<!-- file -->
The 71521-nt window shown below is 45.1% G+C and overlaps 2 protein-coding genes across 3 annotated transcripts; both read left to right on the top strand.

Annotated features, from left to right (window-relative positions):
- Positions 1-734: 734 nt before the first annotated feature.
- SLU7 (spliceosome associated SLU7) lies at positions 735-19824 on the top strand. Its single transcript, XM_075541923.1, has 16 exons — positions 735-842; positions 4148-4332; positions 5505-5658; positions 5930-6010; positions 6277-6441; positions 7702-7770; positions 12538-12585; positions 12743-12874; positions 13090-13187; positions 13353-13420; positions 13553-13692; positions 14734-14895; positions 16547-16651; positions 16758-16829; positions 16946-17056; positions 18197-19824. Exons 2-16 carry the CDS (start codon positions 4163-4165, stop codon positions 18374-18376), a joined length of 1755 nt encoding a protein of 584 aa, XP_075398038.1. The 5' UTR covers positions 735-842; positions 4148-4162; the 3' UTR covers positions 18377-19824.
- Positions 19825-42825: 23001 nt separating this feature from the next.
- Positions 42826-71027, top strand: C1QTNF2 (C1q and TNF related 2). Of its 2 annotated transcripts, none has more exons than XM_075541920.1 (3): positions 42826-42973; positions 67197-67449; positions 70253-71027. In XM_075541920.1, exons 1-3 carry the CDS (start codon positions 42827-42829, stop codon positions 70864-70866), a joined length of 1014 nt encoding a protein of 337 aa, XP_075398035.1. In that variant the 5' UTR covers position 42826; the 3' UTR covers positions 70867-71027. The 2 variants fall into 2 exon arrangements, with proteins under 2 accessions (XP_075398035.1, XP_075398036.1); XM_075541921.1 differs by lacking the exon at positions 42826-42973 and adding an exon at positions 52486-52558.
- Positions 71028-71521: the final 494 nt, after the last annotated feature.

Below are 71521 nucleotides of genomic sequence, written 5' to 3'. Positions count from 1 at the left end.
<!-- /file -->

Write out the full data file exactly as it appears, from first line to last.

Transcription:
The 71521-nt window shown below is 45.1% G+C and overlaps 2 protein-coding genes across 3 annotated transcripts; both read left to right on the top strand.

Annotated features, from left to right (window-relative positions):
- Positions 1-734: 734 nt before the first annotated feature.
- SLU7 (spliceosome associated SLU7) lies at positions 735-19824 on the top strand. Its single transcript, XM_075541923.1, has 16 exons — positions 735-842; positions 4148-4332; positions 5505-5658; positions 5930-6010; positions 6277-6441; positions 7702-7770; positions 12538-12585; positions 12743-12874; positions 13090-13187; positions 13353-13420; positions 13553-13692; positions 14734-14895; positions 16547-16651; positions 16758-16829; positions 16946-17056; positions 18197-19824. Exons 2-16 carry the CDS (start codon positions 4163-4165, stop codon positions 18374-18376), a joined length of 1755 nt encoding a protein of 584 aa, XP_075398038.1. The 5' UTR covers positions 735-842; positions 4148-4162; the 3' UTR covers positions 18377-19824.
- Positions 19825-42825: 23001 nt separating this feature from the next.
- Positions 42826-71027, top strand: C1QTNF2 (C1q and TNF related 2). Of its 2 annotated transcripts, none has more exons than XM_075541920.1 (3): positions 42826-42973; positions 67197-67449; positions 70253-71027. In XM_075541920.1, exons 1-3 carry the CDS (start codon positions 42827-42829, stop codon positions 70864-70866), a joined length of 1014 nt encoding a protein of 337 aa, XP_075398035.1. In that variant the 5' UTR covers position 42826; the 3' UTR covers positions 70867-71027. The 2 variants fall into 2 exon arrangements, with proteins under 2 accessions (XP_075398035.1, XP_075398036.1); XM_075541921.1 differs by lacking the exon at positions 42826-42973 and adding an exon at positions 52486-52558.
- Positions 71028-71521: the final 494 nt, after the last annotated feature.

Below are 71521 nucleotides of genomic sequence, written 5' to 3'. Positions count from 1 at the left end.